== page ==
Herb: Golden Evergreen Raspberry


Latin name: Rubus ellipticus


Family: Rosaceae (Rose Family)



Medicinal use of Golden Evergreen Raspberry:

The plant is astringent and febrifuge. A decoction of the root, combined with Girardinia diversifolia root and the bark of Lagerstroemia parviflora, is used in the treatment of fevers. The juice of the root is used in the treatment of fevers, gastric troubles, diarrhoea and dysentery. A paste of the roots is applied externally to wounds. Both the roots and the young shoots are considered to be a good treatment for colic. The leaf buds, combined with Centella asiatica and Cynodon dactylon, are pounded to a juice and used in the treatment of peptic ulcers. The juice of the fruit is used in the treatment of fever, colic, coughs and sore throat. The inner bark is used in Tibetan medicine, it is said to have a sweet and sour flavour plus a heating potency. A renal tonic and antidiuretic, it is used in the treatment of weakening of the senses, vaginal/seminal discharge, polyuria and micturation during sleep.

Description of the plant:



Plant:
Evergreen
Shrub

Height:
4.5 m
(15 feet)

Habitat of the herb:

Shrubberies and open hillsides, to 2300 metres in the Himalayas. Dry slopes, montane valleys, sparse forests and thickets at elevations of 1000 - 2600 metres.

Edible parts of Golden Evergreen Raspberry:

Fruit - raw or cooked. A good raspberry-like flavour. Sweet with a pleasant blend of acidity. he golden yellow fruit is about 10mm in diameter. Annual yields from wild plants in the Himalayas are about 750g from a plant occupying 2.5m?. The fruit contains about 10.9% sugars, 1.1% protein, 0.5% ash, 0.55 pectin.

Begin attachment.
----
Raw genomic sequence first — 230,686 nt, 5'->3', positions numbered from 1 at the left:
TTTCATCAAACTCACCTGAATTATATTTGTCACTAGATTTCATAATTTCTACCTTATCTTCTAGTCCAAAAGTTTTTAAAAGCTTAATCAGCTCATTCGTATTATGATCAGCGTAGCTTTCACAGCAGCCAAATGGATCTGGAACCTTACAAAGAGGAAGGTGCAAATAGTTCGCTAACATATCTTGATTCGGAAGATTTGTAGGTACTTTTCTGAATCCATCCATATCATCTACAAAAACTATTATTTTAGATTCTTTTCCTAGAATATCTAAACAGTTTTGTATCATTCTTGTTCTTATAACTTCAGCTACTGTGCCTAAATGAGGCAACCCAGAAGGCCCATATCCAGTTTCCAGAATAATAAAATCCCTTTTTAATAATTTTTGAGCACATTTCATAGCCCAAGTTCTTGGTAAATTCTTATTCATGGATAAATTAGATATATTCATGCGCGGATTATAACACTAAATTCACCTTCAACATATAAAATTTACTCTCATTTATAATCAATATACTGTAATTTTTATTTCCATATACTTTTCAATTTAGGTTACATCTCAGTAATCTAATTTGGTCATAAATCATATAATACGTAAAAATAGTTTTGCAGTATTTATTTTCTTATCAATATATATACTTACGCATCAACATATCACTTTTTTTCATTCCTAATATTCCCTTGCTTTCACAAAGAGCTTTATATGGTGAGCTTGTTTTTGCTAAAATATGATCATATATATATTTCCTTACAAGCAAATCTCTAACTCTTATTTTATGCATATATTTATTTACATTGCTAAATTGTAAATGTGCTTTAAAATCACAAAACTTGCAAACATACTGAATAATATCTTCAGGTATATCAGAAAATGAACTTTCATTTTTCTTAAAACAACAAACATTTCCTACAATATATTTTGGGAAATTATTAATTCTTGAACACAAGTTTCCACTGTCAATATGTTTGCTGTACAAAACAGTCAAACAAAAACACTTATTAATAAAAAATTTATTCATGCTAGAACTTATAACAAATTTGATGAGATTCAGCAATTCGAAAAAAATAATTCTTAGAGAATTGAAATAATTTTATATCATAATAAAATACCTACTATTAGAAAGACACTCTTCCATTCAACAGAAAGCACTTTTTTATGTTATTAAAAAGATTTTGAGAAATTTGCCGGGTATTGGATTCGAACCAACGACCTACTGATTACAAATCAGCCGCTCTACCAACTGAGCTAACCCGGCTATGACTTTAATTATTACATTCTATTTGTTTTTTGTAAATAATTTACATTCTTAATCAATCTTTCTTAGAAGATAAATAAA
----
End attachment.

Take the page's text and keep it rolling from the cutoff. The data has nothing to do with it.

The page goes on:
Other uses of the herb:

A purple to dull blue dye is obtained from the fruit. The plant is grown to deter soil erosion and is good for soil conservation.

Propagation of Golden Evergreen Raspberry:

Seed - requires stratification and is best sown in early autumn in a cold frame. Stored seed requires one month stratification at about 3C and is best sown as early as possible in the year. Prick out the seedlings when they are large enough to handle and grow on in a cold frame. Plant them out into their permanent positions in late spring of the following year. Cuttings of half-ripe wood, July/August in a frame. Tip layering in July. Plant out in autumn. Division in early spring or just before leaf-fall in the autumn.

Cultivation of the herb:

Shrubberies and open hillsides, to 2300 metres in the Himalayas. Dry slopes, montane valleys, sparse forests and thickets at elevations of 1000 - 2600 metres.

Known hazards of Rubus ellipticus:

None known

Plant information taken from the Plants For A Future.